Retail sales in the Uk fell by 1.3% in April. Yesterday figures imply a further deterioration in May. Retailers reported a worse balance between those experiencing rising sales and those with falling turnover.
The squeeze on incomes has curbed some of our spending in the shops. We also now as a nation buy more on the web and less in the stores. Love of hi tec gadgets on broadband and a love of holidays takes money away from High Street clothes shops and from homewares and other domestic goods. We are changing our spending priorities in ways which hit traditional shops, and changing the way we buy which diverts from the High Street.
Speciality shopping now for many is a less frequent outing, probably including a coffee or a some fast food as part of the half day out. The daily or weekly grocery shop may still involve driving to the local supermarket, or placing an order of the web. It does not usually mean finding a High Street with a butcher, a baker and a greengrocer.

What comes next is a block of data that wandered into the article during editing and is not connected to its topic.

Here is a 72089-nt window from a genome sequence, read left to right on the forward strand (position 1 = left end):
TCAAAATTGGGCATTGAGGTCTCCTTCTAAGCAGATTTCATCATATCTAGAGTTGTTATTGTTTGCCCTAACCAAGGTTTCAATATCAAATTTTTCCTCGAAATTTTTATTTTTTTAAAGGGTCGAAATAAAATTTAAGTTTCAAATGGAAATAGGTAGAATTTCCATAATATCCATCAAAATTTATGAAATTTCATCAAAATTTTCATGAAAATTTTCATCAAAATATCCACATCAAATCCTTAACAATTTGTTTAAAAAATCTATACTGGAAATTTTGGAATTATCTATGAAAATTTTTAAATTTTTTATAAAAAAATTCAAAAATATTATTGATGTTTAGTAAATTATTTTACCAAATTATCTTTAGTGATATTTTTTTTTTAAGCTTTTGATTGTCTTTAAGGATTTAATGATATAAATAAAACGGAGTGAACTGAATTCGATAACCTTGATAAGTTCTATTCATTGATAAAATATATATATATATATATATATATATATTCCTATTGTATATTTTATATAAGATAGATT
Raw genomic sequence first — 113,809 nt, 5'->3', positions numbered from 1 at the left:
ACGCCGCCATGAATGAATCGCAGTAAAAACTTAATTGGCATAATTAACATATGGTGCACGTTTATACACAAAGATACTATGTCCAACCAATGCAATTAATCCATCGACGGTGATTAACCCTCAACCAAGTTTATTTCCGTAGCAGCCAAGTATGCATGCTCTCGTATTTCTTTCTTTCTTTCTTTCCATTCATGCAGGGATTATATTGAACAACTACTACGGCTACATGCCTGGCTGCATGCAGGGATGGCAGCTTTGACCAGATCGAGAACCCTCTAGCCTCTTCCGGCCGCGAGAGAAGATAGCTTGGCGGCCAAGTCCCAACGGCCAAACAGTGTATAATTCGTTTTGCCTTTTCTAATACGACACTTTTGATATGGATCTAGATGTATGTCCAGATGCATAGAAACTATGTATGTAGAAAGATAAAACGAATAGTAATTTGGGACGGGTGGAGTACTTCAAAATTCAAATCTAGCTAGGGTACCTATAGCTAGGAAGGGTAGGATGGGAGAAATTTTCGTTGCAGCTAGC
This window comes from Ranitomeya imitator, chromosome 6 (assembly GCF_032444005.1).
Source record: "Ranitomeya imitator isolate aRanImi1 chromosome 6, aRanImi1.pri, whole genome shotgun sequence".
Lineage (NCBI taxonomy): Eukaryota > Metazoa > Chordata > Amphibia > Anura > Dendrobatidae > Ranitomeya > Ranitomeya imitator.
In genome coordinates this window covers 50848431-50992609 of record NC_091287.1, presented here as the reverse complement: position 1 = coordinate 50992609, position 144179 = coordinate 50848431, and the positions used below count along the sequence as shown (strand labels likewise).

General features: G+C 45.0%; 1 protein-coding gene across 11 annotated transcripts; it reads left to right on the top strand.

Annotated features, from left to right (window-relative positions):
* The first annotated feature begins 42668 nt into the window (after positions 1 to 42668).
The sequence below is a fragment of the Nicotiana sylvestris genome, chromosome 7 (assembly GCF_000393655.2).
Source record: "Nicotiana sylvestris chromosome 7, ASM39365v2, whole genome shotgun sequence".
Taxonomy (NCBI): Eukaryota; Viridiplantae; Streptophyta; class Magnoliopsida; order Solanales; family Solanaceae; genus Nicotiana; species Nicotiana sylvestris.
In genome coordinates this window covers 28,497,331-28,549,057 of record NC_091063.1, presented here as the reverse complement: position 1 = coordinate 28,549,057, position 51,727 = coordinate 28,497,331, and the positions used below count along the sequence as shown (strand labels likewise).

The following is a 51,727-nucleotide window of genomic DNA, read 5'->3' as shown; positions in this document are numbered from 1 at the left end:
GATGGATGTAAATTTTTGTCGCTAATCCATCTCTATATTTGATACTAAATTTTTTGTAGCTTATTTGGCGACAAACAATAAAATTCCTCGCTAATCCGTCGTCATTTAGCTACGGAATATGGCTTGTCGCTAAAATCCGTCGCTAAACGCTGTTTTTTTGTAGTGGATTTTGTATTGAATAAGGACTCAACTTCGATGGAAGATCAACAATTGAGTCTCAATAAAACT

Trying to learn more about the state of the UK economy from the retail figures requires adjustment for changing fashions, tastes and technologies. It seems that the Uk economy is growing again, but the shops on many High Streets are having to compete with other ways of spending it and other uses for our money.
It was interesting to see the EU Commission at last recognise that the continuing deep recession in parts of Euroland is unacceptable. What a pity they do not have policies to tackle the mass unemployment of young people they have helped create.